Divorce and Community Property Division
One of the biggest concerns and frustrations for couples seeking divorce is the division of property. This question can also cause additional conflict in an emotionally charged process. Among the many aspects of divorce that can be regulated by state governments is the division of assets and assets. In Arizona, the statute governing the disposition of property is Title 25 Marital and Domestic Relations, Chapter 318: Disposition of Property; retroactivity; notice to creditors; assignment of debts; contempt of court.
This statute provides that, in a divorce or legal separation proceeding, the court may assign sole property of each spouse to that spouse. The court can also divide joint property, which is why Arizona is referred to as a “community property” state. Community property can include all property and debts that were acquired from the beginning of the marriage until the due date. Property acquired by either spouse outside of Arizona is still considered community property, if the property would have been legally considered community property had it originally been acquired in Arizona.
The formal settlement of property and debts between the spouses is called a Marital Settlement Agreement or adjudication of property decreed by the Superior Court of Arizona. The division of property is made without regard to any spousal misconduct.
Debt is not something many people consider when thinking about marital property divisions. The court may consider all debts and obligations related to the property in its final judgments. Debts include taxes (earned or accrued) that are part of the sale of any property. There are certain exemptions to certain properties, including Title 33 Property, Chapter 8: Family and Personal Property Exemption.
Please note that the decision made by the courts regarding the division of debts is binding on the spouses and not on the creditors. Because debts are made between individuals and creditors (i.e., banks, credit card companies, medical companies, retailers, etc.), the court’s decision does not necessarily relieve a spouse of the responsibility to meet the obligations of a debt.
If one spouse requests it, the court may enter a lien against the other spouse’s property in an effort to secure payment of the debts the court orders the spouse to pay. This can be done to ensure payment of specific types of debt, including:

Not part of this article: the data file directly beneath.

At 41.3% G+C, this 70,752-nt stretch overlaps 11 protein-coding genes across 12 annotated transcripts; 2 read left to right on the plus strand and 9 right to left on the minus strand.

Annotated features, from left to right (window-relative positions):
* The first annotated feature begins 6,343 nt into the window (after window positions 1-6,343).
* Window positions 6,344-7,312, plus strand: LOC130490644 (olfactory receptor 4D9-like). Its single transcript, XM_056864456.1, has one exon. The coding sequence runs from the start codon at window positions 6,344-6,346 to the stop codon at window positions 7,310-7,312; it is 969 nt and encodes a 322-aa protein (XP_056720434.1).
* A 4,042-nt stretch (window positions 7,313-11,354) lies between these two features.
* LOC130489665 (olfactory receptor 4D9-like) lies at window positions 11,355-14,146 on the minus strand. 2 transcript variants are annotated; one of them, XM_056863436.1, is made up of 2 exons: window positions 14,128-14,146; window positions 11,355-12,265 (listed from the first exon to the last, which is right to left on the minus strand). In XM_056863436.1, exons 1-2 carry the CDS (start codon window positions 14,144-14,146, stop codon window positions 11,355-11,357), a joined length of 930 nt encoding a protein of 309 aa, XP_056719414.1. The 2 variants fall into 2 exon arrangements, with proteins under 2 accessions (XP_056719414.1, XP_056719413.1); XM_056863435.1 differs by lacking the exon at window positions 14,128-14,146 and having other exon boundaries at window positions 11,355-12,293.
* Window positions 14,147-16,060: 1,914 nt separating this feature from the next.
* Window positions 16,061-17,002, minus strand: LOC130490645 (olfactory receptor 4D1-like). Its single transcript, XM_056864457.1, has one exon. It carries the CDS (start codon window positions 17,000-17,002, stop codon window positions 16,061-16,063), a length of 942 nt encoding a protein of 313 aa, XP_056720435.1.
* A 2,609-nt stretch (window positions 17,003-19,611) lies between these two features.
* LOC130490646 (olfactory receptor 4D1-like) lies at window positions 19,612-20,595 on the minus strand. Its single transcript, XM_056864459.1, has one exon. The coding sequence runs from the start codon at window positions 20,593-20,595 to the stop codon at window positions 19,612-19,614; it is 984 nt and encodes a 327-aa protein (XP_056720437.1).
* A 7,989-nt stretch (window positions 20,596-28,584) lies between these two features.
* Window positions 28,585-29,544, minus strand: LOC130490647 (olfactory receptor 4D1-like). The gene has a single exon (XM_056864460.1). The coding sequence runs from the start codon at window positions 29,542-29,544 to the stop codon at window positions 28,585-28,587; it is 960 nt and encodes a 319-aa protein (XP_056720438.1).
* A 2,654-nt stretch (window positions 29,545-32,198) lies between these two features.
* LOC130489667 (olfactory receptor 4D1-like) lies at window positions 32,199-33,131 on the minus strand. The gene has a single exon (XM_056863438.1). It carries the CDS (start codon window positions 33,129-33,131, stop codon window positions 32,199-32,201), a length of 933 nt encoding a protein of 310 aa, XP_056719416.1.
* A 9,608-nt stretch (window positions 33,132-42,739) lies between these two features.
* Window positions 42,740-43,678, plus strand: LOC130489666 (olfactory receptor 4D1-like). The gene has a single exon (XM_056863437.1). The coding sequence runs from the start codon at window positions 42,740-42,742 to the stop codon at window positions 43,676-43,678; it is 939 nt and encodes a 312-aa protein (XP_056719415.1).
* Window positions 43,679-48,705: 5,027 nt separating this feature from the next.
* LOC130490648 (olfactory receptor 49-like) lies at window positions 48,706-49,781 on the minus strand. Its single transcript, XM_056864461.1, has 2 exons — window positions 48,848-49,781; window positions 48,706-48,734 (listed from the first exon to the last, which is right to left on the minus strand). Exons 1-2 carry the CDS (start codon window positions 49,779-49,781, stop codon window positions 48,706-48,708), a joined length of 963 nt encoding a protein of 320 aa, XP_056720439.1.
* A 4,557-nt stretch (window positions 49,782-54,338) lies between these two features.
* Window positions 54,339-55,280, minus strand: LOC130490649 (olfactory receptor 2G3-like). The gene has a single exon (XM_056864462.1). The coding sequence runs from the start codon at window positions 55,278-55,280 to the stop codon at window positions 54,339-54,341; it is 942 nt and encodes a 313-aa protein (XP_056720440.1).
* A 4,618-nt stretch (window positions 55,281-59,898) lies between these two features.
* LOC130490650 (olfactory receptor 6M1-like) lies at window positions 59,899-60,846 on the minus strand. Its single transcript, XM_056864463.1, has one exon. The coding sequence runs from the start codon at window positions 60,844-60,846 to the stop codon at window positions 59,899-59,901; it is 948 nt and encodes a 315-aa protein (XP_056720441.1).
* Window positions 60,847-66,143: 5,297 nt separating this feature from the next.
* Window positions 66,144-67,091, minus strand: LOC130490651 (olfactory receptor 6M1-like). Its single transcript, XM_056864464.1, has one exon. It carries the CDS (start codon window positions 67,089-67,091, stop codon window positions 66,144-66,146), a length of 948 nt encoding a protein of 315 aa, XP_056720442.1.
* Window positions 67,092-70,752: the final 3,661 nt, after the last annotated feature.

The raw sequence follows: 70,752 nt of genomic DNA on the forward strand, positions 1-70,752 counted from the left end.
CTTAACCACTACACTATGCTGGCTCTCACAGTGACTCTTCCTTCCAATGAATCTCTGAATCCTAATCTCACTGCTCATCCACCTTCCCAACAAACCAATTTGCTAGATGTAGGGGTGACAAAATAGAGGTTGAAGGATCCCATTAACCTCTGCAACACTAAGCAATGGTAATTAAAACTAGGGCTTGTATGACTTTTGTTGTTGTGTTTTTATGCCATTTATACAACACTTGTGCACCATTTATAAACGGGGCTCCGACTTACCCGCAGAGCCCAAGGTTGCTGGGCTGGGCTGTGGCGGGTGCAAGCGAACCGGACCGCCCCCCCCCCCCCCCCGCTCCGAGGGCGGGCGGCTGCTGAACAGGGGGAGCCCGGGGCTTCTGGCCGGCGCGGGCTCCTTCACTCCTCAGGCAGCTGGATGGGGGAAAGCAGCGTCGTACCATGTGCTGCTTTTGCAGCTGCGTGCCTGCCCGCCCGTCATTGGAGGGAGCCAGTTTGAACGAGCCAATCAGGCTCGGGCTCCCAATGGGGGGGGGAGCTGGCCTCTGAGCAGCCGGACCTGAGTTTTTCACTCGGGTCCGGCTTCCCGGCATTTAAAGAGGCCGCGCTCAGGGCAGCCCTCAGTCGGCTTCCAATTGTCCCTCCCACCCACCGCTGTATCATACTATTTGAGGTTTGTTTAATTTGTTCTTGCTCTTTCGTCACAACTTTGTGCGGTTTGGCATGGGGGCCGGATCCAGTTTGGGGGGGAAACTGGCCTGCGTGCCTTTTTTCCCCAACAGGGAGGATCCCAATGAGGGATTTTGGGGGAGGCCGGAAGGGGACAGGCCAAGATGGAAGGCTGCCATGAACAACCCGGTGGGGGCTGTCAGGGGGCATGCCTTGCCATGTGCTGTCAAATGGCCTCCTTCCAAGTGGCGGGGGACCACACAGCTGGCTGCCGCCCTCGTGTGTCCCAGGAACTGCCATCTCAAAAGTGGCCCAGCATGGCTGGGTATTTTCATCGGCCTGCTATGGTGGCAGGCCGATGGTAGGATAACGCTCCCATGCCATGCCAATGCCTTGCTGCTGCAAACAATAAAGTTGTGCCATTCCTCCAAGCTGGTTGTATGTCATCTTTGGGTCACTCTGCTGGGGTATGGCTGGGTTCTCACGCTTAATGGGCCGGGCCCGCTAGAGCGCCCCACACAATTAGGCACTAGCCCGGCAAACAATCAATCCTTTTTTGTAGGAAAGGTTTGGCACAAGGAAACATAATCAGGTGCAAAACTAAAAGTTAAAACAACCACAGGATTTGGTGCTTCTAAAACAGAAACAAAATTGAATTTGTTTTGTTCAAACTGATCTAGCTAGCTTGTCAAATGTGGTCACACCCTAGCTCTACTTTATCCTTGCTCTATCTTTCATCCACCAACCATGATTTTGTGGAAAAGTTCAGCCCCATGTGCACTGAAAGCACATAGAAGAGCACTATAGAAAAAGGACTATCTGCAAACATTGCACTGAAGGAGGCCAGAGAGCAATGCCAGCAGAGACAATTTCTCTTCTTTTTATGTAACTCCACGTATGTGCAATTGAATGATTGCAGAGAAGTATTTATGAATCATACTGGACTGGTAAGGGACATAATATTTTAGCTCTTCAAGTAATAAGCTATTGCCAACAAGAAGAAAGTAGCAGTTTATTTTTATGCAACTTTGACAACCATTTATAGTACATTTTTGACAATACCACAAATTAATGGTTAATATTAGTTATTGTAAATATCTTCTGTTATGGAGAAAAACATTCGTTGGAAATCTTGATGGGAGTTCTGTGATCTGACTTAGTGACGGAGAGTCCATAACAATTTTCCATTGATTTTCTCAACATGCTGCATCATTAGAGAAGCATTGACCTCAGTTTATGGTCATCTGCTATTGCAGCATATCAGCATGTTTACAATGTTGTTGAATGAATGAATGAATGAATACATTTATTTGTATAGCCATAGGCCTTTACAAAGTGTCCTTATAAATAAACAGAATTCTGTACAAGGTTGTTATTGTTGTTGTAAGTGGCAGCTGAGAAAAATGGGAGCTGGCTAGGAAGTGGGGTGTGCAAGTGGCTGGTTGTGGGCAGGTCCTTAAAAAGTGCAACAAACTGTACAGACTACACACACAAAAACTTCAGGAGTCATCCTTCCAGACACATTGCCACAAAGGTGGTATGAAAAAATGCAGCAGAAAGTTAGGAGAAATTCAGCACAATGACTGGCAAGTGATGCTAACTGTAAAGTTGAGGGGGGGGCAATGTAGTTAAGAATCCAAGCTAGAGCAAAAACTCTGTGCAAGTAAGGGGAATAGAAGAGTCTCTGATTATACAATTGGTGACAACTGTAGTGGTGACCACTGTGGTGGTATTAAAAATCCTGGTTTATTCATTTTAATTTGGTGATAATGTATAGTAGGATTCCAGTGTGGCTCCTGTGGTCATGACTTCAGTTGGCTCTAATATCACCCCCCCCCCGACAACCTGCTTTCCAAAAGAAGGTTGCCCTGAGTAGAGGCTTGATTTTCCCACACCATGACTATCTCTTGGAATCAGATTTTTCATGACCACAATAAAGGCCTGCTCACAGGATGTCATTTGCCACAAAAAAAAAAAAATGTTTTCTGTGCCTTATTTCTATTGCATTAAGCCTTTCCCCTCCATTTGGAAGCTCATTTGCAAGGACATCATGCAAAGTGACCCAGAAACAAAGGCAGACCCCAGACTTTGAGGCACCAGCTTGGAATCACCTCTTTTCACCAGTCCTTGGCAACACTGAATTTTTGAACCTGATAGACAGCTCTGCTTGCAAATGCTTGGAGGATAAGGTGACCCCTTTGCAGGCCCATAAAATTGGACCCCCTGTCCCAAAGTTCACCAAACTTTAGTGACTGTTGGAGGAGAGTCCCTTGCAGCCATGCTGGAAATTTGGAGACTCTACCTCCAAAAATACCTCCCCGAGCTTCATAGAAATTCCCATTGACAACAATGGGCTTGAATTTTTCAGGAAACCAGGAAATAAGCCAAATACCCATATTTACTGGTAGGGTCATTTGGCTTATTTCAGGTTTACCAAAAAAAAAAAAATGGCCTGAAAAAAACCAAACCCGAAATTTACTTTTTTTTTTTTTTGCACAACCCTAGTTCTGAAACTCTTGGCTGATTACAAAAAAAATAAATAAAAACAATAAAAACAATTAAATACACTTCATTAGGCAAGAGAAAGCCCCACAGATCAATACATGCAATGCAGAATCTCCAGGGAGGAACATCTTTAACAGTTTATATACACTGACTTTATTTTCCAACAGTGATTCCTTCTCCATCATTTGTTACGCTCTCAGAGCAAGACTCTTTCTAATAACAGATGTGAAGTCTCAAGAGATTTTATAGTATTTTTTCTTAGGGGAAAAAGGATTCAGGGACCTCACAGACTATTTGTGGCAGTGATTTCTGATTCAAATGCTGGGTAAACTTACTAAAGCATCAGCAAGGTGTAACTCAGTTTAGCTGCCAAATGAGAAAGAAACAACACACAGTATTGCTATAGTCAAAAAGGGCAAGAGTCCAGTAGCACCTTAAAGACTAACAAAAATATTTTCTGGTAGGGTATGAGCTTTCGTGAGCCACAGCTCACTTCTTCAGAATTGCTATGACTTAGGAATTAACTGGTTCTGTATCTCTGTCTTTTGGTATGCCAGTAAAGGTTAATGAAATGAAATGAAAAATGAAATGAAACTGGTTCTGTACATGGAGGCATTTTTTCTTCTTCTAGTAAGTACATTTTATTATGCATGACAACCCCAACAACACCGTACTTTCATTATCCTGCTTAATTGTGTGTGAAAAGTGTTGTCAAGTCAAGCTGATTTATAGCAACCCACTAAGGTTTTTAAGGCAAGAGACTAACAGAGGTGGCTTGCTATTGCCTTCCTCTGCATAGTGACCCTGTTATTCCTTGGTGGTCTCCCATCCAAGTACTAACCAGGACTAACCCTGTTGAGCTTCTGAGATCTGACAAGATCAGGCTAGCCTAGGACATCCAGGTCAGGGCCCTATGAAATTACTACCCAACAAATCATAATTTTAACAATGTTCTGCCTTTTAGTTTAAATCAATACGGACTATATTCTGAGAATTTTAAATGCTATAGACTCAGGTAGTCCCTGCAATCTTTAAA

• Interest or equity that one of the spouses has in the property
• Community debts required to be paid by the spouses by the court
• Child support
• Spousal support
Arizona Marital and Domestic Relations Title 25, Chapter 318 also allows the court to consider damages and judgments that resulted in a spouse’s criminal conviction. This refers to situations where the other spouse or child was the victim of “abnormal spending, destruction, concealment, or fraudulent disposition of community, joint tenancy, or other common property.”
Any jointly owned property, which is not included in the provisions of the agreement, will remain jointly owned. This means that both spouses will keep half of the property or interest in the property. Additionally, the final decree or sentence will describe, in legal terms, the assets affected by the provisions (including the prospective and retrospective operation of the property).
The complexity of the property division is not determined by the reasons for which the divorce is filed. Whether in a contested or uncontested divorce, this determination is generally made on a 50/50 basis, unless there are extraordinary circumstances. Due to the process involved and the potential for conflict, many spouses prefer to settle privately with the help of a divorce lawyer.